Many years ago, in Skerries News, I was referred to as ‘a well-known local thatched cottage.’ How my children cackled.  Nothing could be further from the truth. I’m local all right but the resemblance ends at that. Thatch implies a generous and cosy covering overhead. No chance. I put this down to the machinations of Mr. Shrdlu. Somebody explained to me that Mr. Shrdlu was a gremlin who lurked in a linotype machine, between matrices and boiling metal, coming out in the dead of night to insert misprints and solecisms into the work of hard working journalists. More cynical readers suggested that the journalists had been working hard in the bar next door. A vile calumny on a dedicated profession. The first letters on the linotype machine spell ETAOIN SHRDLU. He sounds like an ancient Celtic warrior, of the spear, shield and mini-skirt variety.  They always had great heads of hair and bulging muscles. Think of Conan the Barbarian. For a Barbarian though, Conan was strangely beardless. Never mind.  Shrdlu is a relative of Qwerty. I found that he gave his name to a very primitive (1968!) computer programming language and an early example of artificial intelligence. He could distinguish between blocks of different shapes. So can you.


(Irish Times)

I heard an old thatcher, Charlie Fanning, describing his work. He worked with straw, not reed. The best straw for thatching was hand cut, before combines arrived on the scene, to bunch up and crack the straw. He explained how he made a ‘wangle’ of straw, a twist that he worked into the roof and secured with a sharpened loop of sally rod, a scolb in Irish. ‘The day of the wind is not the day for scolbs.’ Sound common sense, but do we heed it? ‘Wangle’ also describes the technique, the twist and thrust of the wrist, the manipulation of the straw. It is a metaphor too, a way of getting what you want. It is a function of real, not artificial, intelligence, to learn how to wangle, to negotiate, to persist and adapt, in order to achieve your desired result.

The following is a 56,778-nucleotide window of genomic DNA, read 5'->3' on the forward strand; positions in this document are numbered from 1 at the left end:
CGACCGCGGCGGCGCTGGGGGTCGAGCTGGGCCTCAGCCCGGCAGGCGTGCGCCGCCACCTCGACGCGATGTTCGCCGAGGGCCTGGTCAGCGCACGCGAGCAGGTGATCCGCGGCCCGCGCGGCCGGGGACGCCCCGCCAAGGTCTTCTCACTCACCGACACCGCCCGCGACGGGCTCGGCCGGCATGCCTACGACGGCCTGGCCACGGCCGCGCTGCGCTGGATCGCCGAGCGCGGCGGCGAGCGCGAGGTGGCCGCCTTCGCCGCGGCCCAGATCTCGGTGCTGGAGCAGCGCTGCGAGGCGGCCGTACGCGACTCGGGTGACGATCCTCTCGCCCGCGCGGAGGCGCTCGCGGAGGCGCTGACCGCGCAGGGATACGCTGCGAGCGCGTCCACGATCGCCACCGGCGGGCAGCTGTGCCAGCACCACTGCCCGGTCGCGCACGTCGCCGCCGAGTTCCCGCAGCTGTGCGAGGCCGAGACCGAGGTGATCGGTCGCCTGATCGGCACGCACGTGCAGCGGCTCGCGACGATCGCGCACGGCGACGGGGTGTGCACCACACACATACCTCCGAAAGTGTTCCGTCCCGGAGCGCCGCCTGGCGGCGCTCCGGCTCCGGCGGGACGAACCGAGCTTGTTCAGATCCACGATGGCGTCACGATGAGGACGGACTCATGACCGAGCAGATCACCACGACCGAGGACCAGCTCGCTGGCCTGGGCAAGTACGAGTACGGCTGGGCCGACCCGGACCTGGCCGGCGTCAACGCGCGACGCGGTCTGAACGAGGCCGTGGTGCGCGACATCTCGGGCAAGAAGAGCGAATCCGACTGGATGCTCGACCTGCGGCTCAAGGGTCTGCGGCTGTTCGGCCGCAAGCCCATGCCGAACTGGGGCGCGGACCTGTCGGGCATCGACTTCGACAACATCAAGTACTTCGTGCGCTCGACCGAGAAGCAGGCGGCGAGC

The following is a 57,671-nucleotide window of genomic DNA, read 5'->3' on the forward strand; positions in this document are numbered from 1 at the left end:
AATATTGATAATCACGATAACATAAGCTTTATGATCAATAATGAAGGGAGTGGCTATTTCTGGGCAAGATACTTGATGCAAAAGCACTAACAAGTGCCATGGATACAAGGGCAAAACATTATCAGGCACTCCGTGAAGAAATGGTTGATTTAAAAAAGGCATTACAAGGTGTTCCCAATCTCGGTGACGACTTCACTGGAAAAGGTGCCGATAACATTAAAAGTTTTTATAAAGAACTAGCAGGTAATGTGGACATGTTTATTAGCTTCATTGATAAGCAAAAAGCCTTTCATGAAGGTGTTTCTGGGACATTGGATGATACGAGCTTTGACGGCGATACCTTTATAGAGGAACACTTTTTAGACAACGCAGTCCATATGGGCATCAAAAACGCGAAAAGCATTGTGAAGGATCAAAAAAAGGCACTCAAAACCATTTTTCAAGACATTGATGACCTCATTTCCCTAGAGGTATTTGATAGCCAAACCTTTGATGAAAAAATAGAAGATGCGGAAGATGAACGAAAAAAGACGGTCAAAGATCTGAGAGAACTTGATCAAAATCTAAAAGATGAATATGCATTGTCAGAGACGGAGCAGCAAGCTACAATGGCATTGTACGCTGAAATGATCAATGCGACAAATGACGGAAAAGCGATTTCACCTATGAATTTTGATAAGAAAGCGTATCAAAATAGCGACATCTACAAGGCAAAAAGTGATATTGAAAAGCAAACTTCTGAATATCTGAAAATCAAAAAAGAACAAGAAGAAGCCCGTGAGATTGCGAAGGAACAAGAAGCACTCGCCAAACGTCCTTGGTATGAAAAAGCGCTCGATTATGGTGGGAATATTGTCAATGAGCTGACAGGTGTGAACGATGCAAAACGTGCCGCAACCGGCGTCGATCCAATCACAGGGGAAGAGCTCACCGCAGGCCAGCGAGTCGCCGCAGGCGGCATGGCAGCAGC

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These little warriors, Luke and Emily, were intrigued by the thatch but a bit wary of the darkness inside. It was draughty in the Iron Age.  A mini-skirt would be no protection from the wind whistling under the thatch. Conan the Rheumatic.  Charlie, the thatcher, said that you could get fifty years from a reed roof, while a good straw one would survive maybe twenty. He thatched most of the cottages in Skerries in times gone by. We still have some.

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Henry Power lived in the inner cottage, the one with the green door. He had a newsagent-grocer -barber shop, which employed several brothers. There were always jokes and banter in Powers. “Will the papers be long, Seán?” (The papers arrived on the bus.) “Ah, about that length, Alec.”  The  father? brother? was a barber. It’s a long time ago. My brothers scared me with the news that the barber had got an electric hair-clipper. ‘It sounds like an aeroplane landing on your head.’   It did too but I survived. There were no nicks.  A haircut cost something like ninepence or a shilling.  Even at that rate, I have saved several hundred pounds over the last four decades—-because I’m worth it. The barber put a plank across the arms of the chair for the smaller customers. I felt like a king up there, a giant, looking down from my throne, on my brothers as they thumbed through Readers’ Digest and Wide World Magazine. That was a magazine about adventures in far-flung parts of the Empire, where people lived in grass huts and chaps went out to shoot tigers. Bracing stuff.